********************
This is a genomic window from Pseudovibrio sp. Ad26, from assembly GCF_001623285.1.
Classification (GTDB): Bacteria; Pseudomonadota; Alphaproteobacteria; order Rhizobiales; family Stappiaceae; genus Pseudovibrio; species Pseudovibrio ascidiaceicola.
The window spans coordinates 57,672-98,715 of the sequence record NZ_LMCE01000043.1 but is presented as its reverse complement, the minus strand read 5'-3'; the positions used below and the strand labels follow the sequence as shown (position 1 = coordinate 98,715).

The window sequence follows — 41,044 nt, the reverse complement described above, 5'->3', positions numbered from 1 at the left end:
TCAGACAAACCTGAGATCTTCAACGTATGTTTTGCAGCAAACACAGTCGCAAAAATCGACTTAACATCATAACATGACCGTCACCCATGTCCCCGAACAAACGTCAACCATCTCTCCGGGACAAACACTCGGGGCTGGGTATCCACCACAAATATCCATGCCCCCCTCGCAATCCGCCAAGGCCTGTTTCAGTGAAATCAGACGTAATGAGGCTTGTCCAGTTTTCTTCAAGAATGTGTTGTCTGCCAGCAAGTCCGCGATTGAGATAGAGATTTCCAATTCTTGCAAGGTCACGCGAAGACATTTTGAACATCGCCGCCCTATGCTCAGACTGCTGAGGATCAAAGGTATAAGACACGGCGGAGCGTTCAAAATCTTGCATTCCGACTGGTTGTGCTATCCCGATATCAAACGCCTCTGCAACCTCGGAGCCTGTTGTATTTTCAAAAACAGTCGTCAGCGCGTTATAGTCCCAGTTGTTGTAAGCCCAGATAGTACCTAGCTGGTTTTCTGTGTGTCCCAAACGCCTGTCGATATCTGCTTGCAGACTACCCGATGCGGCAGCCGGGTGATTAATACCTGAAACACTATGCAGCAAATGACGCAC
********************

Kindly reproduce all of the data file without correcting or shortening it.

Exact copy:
This is a genomic window from Pseudovibrio sp. Ad26, from assembly GCF_001623285.1.
Classification (GTDB): Bacteria; Pseudomonadota; Alphaproteobacteria; order Rhizobiales; family Stappiaceae; genus Pseudovibrio; species Pseudovibrio ascidiaceicola.
The window spans coordinates 57,672-98,715 of the sequence record NZ_LMCE01000043.1 but is presented as its reverse complement, the minus strand read 5'-3'; the positions used below and the strand labels follow the sequence as shown (position 1 = coordinate 98,715).

The window sequence follows — 41,044 nt, the reverse complement described above, 5'->3', positions numbered from 1 at the left end:
TCAGACAAACCTGAGATCTTCAACGTATGTTTTGCAGCAAACACAGTCGCAAAAATCGACTTAACATCATAACATGACCGTCACCCATGTCCCCGAACAAACGTCAACCATCTCTCCGGGACAAACACTCGGGGCTGGGTATCCACCACAAATATCCATGCCCCCCTCGCAATCCGCCAAGGCCTGTTTCAGTGAAATCAGACGTAATGAGGCTTGTCCAGTTTTCTTCAAGAATGTGTTGTCTGCCAGCAAGTCCGCGATTGAGATAGAGATTTCCAATTCTTGCAAGGTCACGCGAAGACATTTTGAACATCGCCGCCCTATGCTCAGACTGCTGAGGATCAAAGGTATAAGACACGGCGGAGCGTTCAAAATCTTGCATTCCGACTGGTTGTGCTATCCCGATATCAAACGCCTCTGCAACCTCGGAGCCTGTTGTATTTTCAAAAACAGTCGTCAGCGCGTTATAGTCCCAGTTGTTGTAAGCCCAGATAGTACCTAGCTGGTTTTCTGTGTGTCCCAAACGCCTGTCGATATCTGCTTGCAGACTACCCGATGCGGCAGCCGGGTGATTAATACCTGAAACACTATGCAGCAAATGACGCAC